How the Lebanese prime minister lost everything
Lebanese Prime Minister Najib Mikati was full of hope when he formed his government on Sept. 10. The first hope was that he could reinvent himself, clean his record and re-emerge as the main Sunni leader following the resignation of Saad Hariri. He was banking on French support and the American tendency toward appeasement to obtain funding that could prevent the country’s economy from collapsing, as a result of which he could claim to be the savior of Lebanon. Unfortunately for him, he seems to be losing his bet.
The consensus seemed to be that Mikati would not have accepted the premiership if he had not been confident of receiving guarantees from abroad. Initially, the formation of a new government was stalled as it had been under Mikati’s predecessor, Hariri, who eventually resigned after months of failing to make progress in negotiations with President Michel Aoun. However, a call between Iranian President Ebrahim Raisi and French President Emmanuel Macron cleared the path and the new government was formed.
Despite the cosmetic changes and the very few genuine technocrats, behind which the political elite hid, the new government is nothing but a recreation of the old one. The main portfolios are still in the hands of the same old players.
The plan behind the Mikati-Aoun alliance was quite simple. Despite the fact that the two men have little chemistry, their political marriage of convenience was seen as a necessity: They both need to find a way to escape the lousy situation they are in. Mikati saw this as an opportunity to rehabilitate his reputation, which has been tarnished by scandals dating back to the 1990s, including accusations surrounding dubious telecom deals and the LibanPost deal. More recently there have been controversies relating to allegedly fraudulent dealings involving government-sponsored housing loans.
Mikati saw that the situation facing Lebanon was so bad that the only way out was for help to come from outside. He was also banking on the situation being so bad that the various parties in Lebanon would finally agree to terms they would not previously accept, such as an International Monetary Fund package, with its associated conditions for economic and political reforms. He thought he could control the ruling elite and halt the hemorrhaging of the country's assets.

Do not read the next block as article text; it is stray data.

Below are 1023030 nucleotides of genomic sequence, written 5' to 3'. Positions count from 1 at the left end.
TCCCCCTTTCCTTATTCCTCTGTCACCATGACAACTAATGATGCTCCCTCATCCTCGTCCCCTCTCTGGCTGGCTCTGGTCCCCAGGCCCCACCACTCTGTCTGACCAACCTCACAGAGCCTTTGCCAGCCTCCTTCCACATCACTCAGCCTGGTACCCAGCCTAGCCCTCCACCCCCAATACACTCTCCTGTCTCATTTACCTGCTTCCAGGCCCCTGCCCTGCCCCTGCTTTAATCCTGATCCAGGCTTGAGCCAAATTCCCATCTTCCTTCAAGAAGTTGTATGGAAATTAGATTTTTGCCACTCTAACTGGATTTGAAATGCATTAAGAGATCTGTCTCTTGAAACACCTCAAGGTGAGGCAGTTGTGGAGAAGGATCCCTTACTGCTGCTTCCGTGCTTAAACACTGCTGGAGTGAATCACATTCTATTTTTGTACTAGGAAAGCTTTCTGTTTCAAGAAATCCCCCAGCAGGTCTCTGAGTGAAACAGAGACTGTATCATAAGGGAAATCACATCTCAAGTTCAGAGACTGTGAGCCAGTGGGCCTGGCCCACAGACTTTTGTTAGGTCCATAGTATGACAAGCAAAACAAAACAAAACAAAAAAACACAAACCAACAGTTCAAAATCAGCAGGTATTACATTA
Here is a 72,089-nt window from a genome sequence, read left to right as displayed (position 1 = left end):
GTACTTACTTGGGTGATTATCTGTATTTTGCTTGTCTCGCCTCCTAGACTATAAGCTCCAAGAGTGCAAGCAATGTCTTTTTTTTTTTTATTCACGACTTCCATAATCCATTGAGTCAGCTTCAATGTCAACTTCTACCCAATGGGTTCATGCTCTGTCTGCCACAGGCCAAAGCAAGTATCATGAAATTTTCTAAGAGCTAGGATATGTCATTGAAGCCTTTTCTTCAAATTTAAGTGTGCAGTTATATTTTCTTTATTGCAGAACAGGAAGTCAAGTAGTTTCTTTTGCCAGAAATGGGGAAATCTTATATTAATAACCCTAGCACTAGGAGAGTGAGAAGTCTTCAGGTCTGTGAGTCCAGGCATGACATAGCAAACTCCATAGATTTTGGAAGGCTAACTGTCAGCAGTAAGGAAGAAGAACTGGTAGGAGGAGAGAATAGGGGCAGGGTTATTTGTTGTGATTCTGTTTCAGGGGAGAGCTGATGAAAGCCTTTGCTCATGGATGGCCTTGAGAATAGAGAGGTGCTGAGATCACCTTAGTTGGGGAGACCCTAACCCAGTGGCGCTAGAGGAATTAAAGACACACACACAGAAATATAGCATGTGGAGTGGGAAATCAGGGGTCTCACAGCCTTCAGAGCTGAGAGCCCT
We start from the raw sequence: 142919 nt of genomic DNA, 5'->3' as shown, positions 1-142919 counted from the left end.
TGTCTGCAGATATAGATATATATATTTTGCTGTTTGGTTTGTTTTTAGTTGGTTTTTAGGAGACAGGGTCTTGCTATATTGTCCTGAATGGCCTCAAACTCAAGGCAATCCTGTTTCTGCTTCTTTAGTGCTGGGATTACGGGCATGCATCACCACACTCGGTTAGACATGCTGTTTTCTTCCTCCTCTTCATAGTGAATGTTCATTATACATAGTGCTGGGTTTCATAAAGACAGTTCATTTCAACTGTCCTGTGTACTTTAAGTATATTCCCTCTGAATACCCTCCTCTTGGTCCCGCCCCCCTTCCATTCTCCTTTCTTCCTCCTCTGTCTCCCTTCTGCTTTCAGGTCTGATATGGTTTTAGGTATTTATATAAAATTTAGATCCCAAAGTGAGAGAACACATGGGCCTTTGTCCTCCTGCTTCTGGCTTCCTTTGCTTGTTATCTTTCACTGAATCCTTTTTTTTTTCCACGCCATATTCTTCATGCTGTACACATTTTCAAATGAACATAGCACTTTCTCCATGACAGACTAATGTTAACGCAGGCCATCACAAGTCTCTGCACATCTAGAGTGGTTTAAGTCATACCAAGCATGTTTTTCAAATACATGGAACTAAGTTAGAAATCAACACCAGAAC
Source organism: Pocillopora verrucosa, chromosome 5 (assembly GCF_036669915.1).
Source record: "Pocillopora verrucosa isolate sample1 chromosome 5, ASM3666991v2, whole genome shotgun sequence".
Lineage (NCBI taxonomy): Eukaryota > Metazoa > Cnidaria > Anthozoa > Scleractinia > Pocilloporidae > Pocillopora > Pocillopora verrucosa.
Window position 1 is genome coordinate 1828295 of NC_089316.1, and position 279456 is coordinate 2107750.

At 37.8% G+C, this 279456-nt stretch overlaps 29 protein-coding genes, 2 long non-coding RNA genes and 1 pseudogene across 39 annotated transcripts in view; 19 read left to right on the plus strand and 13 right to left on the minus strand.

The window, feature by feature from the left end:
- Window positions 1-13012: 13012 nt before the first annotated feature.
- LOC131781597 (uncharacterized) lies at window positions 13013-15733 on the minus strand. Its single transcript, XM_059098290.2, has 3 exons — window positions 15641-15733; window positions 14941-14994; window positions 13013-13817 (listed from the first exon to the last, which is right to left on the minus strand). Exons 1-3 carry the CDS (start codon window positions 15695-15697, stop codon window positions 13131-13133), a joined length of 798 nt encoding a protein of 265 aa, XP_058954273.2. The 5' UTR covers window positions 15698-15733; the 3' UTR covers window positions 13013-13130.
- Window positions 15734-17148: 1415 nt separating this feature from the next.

For a start, there is no more public money left to steal. The government has defaulted on its loans and can no longer borrow. In addition, one of the IMF requirements is the removal of the pegging of the Lebanese pound to the dollar. Although the peg officially remains, it has effectively been removed because the blackmarket exchange rate is what now reflects the true value of the plummeting currency. The situation is so dire that any amount of money that can be funneled into the economy would make a difference, and Mikati was keen to leverage any improvement at all to boost his own popularity. He was also banking on the fact that while Hariri is no longer welcome in key Gulf states, formerly his main backer, Mikati could, with Macron’s help, secure some funds from friends in the Gulf by presenting himself as an alternative to Hariri as the new leader of the Lebanese Sunnis.
To set the stage for his plan, during his first official foreign trip as prime minister he visited France and told Macron that some of the required reforms were still unrealistic at the moment. His strategy was to make some cosmetic governmental changes, appease the corrupt elite, and secure some funding simply to give the appearance of improvement. Driven by overconfidence, Macron pushed for the formation of a new government even though it could deliver no more than the appearance of reforms.